Advisory CVE-2023-30382 – Half-Life Local Privilege Escalation

by | May 23, 2023 | Jumpsec, Vulnerability

Software: Half-Life

Affected versions: Latest (<= build 5433873), at the time of writing

Vendor page: www.valvesoftware.com

CVE Reference: CVE-2023-30382

Published: 23/05/2023

CVSS 3.1 Score: 8.2 AV:L/AC:L/PR:L/UI:R/S:C/C:H/I:H/A:H

Attack Vector: Local

Credit: Ryan Saridar

Summary

An attacker can leverage a stack-based buffer overflow via Half-Life’s command line arguments to compromise the account of any local user who launches the game.

Technical details

hl.exe does not adequately perform bounds checking on the command line used to launch it, allowing an attacker with control of the launch parameters to gain code execution as the user running it. By default, all users can access the C:\Program Files (x86)\Steam\userdata\<steamID3>\config\localconfig.vdf file, which can be modified to enforce a Steam application to launch with any provided command line parameters. Combining these, a low-privileged attacker can set specially crafted launch parameters using this file, and therefore gain privilege escalation when a higher privileged user runs the application.

The cause of the buffer overflow is found in the CCommandLine::CreateCmdLine and CCommandLine::LoadParametersFromFile functions. CreateCmdLine allocates a 4096 byte buffer which LoadParametersFromFile copies the command line to. Given that the command line is not restricted to 4096 bytes, this can lead to an overflow. This appears to have been fixed in games such as HL2 and TF2, however the fix was not applied to the original HL.

Mitigation

Valve has not responded to previous submissions of this issue, meaning the game is not patched. The simplest and most effective method of mitigation at this time is the uninstallation of Half-Life.

That said, there is another way of mitigating this route of attack if this isn’t an option, though it does not address the underlying buffer overflow vulnerability and thus will not cover possible alternate routes of exploitation. Your Steam installation contains globally writable configuration files that store each Steam user’s saved command line arguments (C:\Program Files (x86)\Steam\userdata\<steamID3>\config\localconfig.vdf). If a Steam user account is predominantly used by a specific local user, you can restrict writability of this file to that user account, preventing another user from being able to overwrite your command line arguments. You could also check the command line parameters via the Steam GUI before launching the game to ensure it is as expected.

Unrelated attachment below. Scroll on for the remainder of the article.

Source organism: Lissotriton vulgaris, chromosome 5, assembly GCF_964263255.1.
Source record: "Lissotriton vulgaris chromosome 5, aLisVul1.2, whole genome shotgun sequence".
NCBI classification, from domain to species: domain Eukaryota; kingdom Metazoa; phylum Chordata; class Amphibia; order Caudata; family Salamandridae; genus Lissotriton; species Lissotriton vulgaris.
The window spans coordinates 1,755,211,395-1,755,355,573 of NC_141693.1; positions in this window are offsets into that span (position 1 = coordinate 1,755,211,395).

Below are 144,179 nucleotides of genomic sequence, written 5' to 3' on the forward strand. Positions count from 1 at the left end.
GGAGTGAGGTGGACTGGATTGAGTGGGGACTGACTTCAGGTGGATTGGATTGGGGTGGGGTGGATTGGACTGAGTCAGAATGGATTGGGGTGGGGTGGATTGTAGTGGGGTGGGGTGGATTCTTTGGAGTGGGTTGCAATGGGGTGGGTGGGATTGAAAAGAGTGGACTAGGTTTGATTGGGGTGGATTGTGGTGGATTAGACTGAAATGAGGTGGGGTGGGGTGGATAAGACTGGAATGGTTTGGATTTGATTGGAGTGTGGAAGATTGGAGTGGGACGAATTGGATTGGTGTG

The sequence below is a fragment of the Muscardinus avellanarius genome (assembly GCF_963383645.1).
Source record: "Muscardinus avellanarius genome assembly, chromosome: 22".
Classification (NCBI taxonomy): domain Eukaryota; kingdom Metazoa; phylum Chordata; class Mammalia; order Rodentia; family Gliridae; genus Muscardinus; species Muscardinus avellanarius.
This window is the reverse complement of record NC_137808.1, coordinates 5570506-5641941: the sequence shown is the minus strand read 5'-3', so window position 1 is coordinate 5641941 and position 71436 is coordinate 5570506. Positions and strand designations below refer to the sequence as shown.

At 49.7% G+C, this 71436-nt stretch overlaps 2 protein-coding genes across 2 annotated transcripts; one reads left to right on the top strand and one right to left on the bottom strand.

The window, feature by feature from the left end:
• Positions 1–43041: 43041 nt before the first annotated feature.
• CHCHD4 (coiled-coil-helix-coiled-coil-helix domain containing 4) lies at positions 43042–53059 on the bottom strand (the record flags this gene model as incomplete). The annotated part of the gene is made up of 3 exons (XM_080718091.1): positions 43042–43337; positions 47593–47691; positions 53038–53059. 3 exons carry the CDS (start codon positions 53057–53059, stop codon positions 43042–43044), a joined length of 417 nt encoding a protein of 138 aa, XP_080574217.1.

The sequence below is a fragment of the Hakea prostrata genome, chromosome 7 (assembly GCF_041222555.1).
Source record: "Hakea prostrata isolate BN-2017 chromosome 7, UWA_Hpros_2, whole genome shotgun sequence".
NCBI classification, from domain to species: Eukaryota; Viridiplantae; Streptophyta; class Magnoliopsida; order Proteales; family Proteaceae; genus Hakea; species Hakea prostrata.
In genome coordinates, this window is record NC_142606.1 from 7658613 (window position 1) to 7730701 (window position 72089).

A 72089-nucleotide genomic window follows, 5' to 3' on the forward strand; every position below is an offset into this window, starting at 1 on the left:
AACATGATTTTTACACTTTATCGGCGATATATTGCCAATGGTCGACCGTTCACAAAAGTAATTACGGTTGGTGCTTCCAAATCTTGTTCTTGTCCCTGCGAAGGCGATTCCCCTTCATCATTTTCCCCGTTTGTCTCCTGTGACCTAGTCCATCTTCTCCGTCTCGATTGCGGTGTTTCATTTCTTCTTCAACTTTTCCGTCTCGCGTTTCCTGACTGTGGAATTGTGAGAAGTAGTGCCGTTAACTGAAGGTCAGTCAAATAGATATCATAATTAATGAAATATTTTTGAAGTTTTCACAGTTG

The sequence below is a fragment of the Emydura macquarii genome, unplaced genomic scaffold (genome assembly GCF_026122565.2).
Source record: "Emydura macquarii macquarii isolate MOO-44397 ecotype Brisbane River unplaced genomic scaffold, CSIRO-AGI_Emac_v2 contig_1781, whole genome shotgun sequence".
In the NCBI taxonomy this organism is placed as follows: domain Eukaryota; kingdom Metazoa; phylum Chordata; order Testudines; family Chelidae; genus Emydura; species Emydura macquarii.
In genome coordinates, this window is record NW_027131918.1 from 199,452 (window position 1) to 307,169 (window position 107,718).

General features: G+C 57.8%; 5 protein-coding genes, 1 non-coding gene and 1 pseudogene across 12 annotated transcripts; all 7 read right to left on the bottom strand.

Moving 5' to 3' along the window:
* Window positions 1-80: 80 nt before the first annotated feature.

Timeline

09/01/2021: Buffer overflow submitted for bug bounty, though rejected due to social engineering requirement

11/01/2021: Attempt to disclose via Valve’s public security email, with no response received

09/02/2021: Subsequent attempt to disclose, again with no response

28/08/2022: Revisited the vulnerability and discovered the local privilege escalation route via the configuration file

29/08/2022: Subsequent bug bounty submission, which was rejected due to claims that a remote code execution exploit of this vulnerability had been discovered and disclosed since

04/04/2023: CVE requested and plan to publish due to lack of remediation, despite awareness of the issue

26/04/2023: CVE assigned by MITRE

23/05/2023: Publication by JUMPSEC

 

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GitHub Activity

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Disclaimer

The information provided on this website is to be used for educational purposes only. The author is in no way responsible for any misuse of the information provided. Any actions and or activities related to the material contained within this website is solely your responsibility.

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